Ulrika Jonsson has called for the issue of male violence against women to be taught in schools because “not every young boy is brought up in a household of equity and equality”.
The TV star also criticised a tweet from Davina McCall who said “fear-mongering” following the death of Sarah Everard “isn’t healthy” and added: “Men’s mental health is an issue as well. Calling all men out as dangerous is bad for our sons, brothers, partners.”
Ms Everard, a 33-year-old marketing executive, went missing while walking home from a friend’s flat on March 3.
Serving Metropolitan Police officer Wayne Couzens, 48, has been charged with kidnapping and murdering her.
Jonsson told ITV’s Lorraine: “The case of Sarah Everard has brought back lots of feelings that I think in some respects we haven’t been dwelling on because we have been in the middle of a pandemic and we are thinking about lots of other things.
“I suddenly just reflected on the fact that every single woman that I know, my close friends, some extended friends, have had some form of harassment or violence – verbal, physical or whatever. And I was actually quite horrified by that realisation.”
She said when she first moved to London her father gave her advice on how to protect herself, saying: “So I was told to keep a big coat in the back of my car, to try maybe possibly to walk in the middle of the road as opposed to on the dark pavement and also to have my keys in my hand and just be ready and be prepared.
“And oftentimes I would just stop and pretend to be looking in my handbag and let somebody pass me because I felt intimidated by a man walking behind me.
“And it’s so ironic that I accepted, so many women have accepted that that is how we should behave.”
Jonsson, who is mother to two sons and two daughters, added: “We talk about teaching girls self-defence and I did self-defence classes when I was in my teens.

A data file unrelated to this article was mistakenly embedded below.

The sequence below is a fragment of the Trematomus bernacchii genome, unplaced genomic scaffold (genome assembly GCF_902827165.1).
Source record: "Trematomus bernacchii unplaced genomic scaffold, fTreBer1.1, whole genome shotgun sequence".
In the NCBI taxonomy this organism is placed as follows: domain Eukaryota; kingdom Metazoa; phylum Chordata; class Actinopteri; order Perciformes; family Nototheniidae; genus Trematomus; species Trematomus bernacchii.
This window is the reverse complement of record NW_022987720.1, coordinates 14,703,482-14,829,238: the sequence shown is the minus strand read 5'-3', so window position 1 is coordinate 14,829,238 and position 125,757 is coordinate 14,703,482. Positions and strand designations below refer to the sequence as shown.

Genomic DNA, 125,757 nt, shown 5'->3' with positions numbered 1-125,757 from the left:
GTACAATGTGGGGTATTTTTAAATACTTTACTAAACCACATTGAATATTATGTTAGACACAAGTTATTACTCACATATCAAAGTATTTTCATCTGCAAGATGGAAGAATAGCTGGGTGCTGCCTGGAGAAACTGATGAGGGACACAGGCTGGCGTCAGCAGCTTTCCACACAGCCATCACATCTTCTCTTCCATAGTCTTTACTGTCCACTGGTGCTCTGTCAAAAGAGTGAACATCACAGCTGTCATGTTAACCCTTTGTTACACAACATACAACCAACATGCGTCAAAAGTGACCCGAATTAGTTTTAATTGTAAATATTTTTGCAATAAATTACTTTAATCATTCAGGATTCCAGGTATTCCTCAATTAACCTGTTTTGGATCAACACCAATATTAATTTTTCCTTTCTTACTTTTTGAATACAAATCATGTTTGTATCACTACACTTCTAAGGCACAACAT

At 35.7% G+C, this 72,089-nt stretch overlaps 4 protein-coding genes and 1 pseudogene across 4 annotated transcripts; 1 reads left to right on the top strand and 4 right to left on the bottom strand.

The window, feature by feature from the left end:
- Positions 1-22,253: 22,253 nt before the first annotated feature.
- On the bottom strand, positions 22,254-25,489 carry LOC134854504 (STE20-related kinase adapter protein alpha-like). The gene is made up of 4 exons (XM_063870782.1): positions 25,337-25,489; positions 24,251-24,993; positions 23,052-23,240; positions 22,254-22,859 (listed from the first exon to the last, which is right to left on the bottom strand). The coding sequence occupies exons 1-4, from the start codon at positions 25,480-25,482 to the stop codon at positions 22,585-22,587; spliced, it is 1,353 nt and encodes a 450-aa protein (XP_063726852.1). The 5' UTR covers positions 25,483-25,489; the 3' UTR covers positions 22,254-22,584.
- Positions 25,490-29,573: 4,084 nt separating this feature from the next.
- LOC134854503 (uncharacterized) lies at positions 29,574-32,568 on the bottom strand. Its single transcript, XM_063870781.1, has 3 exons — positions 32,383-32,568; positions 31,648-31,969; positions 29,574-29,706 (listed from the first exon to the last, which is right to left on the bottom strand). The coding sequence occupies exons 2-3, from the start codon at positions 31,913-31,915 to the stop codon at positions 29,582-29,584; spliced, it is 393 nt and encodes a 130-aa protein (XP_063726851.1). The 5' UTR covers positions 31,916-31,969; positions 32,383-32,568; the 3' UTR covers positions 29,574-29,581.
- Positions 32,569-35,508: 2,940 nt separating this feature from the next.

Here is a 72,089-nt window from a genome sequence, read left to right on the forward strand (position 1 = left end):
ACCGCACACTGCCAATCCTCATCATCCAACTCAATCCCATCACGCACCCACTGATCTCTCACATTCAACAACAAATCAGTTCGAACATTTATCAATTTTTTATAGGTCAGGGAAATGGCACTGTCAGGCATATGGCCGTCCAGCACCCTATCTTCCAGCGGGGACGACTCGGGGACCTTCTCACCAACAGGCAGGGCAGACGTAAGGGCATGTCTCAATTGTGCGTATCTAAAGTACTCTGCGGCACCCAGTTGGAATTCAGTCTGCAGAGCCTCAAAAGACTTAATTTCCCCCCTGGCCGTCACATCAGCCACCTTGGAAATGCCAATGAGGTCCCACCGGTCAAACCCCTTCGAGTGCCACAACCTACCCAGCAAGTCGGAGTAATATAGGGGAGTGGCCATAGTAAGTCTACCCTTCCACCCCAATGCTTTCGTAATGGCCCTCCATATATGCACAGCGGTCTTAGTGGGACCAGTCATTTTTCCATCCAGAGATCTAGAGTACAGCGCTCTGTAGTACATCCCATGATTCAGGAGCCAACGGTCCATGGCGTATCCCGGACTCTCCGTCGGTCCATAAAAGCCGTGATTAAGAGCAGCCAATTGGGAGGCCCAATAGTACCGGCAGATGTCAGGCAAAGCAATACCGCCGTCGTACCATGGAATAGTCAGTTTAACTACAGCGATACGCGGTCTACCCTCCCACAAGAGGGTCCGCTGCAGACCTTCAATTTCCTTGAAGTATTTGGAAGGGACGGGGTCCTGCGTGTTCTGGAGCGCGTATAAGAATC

“I am guessing if someone did attack me, I am not sure how much I would remember of that… I think those sort of things are really useful but at the roots we need to really be having healthy conversations with men because not every young boy is brought up in a household of equity and equality.
“They are products of their environment so it is a conversation that needs to happen in schools.
“That is the only way, through education. Who knows if we will ever be able to stop this, but we need to give it a damn good go.”
Jonsson criticised a tweet from McCall last week, who wrote: “Female abduction/murder is extremely rare.
“Yes we should all be vigilant when out alone. But this level of fear-mongering isn’t healthy. And men’s mental health is an issue as well. Calling all men out as dangerous is bad for our sons, brothers, partners.”
She later added: “To clarify. Any man that’s violent/coercive towards a woman is abhorrent.
“As for victim shaming. I am not. The misinterpretation of my post, by some, has been terrifying.
“Women should feel safe everywhere, all the time. Men should, and many do, help make this idea possible.”
Jonsson said the issue of women’s safety was not an appropriate place to discuss the mental health of men.
She told Lorraine: “First of all, it is not fear mongering, because this is happening. To say that it is rare is also incorrect. We know that domestic abuse is definitely not rare.
“I am sure what she was trying to do was say let’s not forget that this is not all men but I don’t even think that is a conversation that needs to be had because I don’t think anybody has ever said that this is all men.
“Men’s mental health is a separate issue to this. I had some really interesting responses on my Instagram to my post and it wasn’t until I was scrolling down and a couple of them had said they had been gangraped and attacked.
“These were men that were leaving these messages for me and so that was really quite shocking.
“It is men who are fearing men, who aren’t fearing women, I wouldn’t have thought.
“So men’s mental health is a very important issue but I think it is not one that has a place in this conversation.”